The legendary Murtabak — in the books, the hero Jamie’s favourite meal — is a critically endangered foodstuff.
It needs YOUR help.
Similar to, but subtly different from, a keema naan, the Murtabak is stuffed with minced lamb and is best eaten dunked in a curry sauce and ideally washed down with military-grade coffee sweetened with condensed milk. This noble bread is incredibly vulnerable to the forces of globalisation, entrenched prejudice, and nutritionists.
Few recipes exist. It has one small Wikipedia entry. You will search YouTube in vain for videos of Afghan master-chefs breaking eggs in one hand while spinning Murtabak dough with the other. At its peak of elastic tension, true Murtabak dough will be thin as a frisbee and up to a metre in diameter, one of the wonders of the world, or at least one of the tourist wonders of southern Afghanistan.
Wikipedia claims it is orginally an Arabic food, carried far and wide by Indian traders. Our hero Jamie knows it as an Afghan bread.
Today the Murtabak, this primal, manly meal that from one sitting can fill your stomach for up to 48 hours, ekes out a precarious existence on the printed menus of dodgy cafes in grimy streets of the great cities of the earth. A few unfortunate expansions of the MacDonald’s franchise, an extra Taco Bell here or there, and all could be lost.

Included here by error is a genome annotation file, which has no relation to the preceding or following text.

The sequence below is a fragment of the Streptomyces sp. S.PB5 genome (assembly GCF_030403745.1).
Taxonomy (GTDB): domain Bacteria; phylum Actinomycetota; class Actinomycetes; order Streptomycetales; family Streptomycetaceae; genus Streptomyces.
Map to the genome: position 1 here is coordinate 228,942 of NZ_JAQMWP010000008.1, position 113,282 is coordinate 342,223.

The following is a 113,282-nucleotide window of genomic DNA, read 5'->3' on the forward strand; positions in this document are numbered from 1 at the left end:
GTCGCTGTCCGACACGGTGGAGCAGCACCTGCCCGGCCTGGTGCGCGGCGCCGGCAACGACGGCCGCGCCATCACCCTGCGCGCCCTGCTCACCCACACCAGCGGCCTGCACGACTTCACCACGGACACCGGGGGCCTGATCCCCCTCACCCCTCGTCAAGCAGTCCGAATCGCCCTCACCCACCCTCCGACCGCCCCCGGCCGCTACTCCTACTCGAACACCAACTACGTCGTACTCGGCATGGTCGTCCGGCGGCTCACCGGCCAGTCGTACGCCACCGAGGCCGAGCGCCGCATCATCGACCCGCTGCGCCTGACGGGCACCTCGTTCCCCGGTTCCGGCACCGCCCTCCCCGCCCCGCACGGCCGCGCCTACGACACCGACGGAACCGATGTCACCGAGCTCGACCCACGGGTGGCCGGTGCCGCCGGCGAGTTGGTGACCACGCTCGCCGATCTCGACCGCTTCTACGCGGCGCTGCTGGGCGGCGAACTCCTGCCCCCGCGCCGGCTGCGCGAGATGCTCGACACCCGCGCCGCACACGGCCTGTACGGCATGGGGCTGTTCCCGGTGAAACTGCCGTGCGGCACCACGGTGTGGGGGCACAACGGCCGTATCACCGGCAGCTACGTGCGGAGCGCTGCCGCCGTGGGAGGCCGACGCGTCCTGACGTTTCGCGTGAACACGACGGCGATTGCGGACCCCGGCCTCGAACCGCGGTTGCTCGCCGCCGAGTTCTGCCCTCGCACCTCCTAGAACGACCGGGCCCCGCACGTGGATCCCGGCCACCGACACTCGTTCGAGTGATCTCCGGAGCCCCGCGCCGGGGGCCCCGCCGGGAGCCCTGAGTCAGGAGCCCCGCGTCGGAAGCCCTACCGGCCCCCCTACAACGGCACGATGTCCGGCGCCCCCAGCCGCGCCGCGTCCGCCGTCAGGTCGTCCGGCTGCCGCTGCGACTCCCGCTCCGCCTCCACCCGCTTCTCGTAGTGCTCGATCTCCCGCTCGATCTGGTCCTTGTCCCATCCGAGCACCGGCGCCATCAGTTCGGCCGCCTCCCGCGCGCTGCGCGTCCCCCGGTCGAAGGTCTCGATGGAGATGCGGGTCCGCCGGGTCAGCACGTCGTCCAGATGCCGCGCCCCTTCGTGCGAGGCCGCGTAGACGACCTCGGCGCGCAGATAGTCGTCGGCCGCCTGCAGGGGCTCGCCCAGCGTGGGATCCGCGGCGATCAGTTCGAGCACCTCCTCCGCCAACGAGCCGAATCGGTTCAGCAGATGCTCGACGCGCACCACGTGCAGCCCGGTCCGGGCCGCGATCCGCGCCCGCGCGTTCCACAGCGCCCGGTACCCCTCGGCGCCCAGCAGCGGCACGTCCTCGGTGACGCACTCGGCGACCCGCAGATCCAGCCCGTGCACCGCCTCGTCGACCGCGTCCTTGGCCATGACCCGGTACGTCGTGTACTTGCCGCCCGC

The Murtabak could become just a memory, a dream, lodged in the affections of toothless, and—let us be honest—rather fat old men.
But there is hope.
Once a word enters the Oxford English Dictionary it becomes immortal. It is never removed. It can never die. Let globalization do its worst, let the hamburger patty rule every street, still, future civilisations will know of the Murtabak, and, perhaps, will one day boldly attempt to re-engineer it.
To enter the OED, the esteemed editors have to be persuaded that the Murtabak is a genuine word in English usage. These guys need photos of menus from the mean streets. They need a search of ancient literary sources (surely the Murtabak cannot have been overlooked by the masters of Sufi poetry?). Do recipe books, translated into poor English and smuggled over the Kybher Pass into Peshawar, contain a mention?
Think of what photos of freshly cooked Murtabaks would achieve! Or a video of one of the Master Bread Chefs about his holy work! Or the testimony of one who has sighted a Murtabak, and preferably eaten it, and ideally not had to go to hospital afterwards!
Men! And you women who love all that makes men true, good, overweight and smell of coffee! This is our battle cry! Send me your links! And the Murtabak shall live forever!
When the future is dark
And I’m under attack
Give me naught but the holy Murtabak!
(11th century Sufi poet, found unattributed but miraculously translated into English on a scrap of paper in a waste-bin in Kandahar)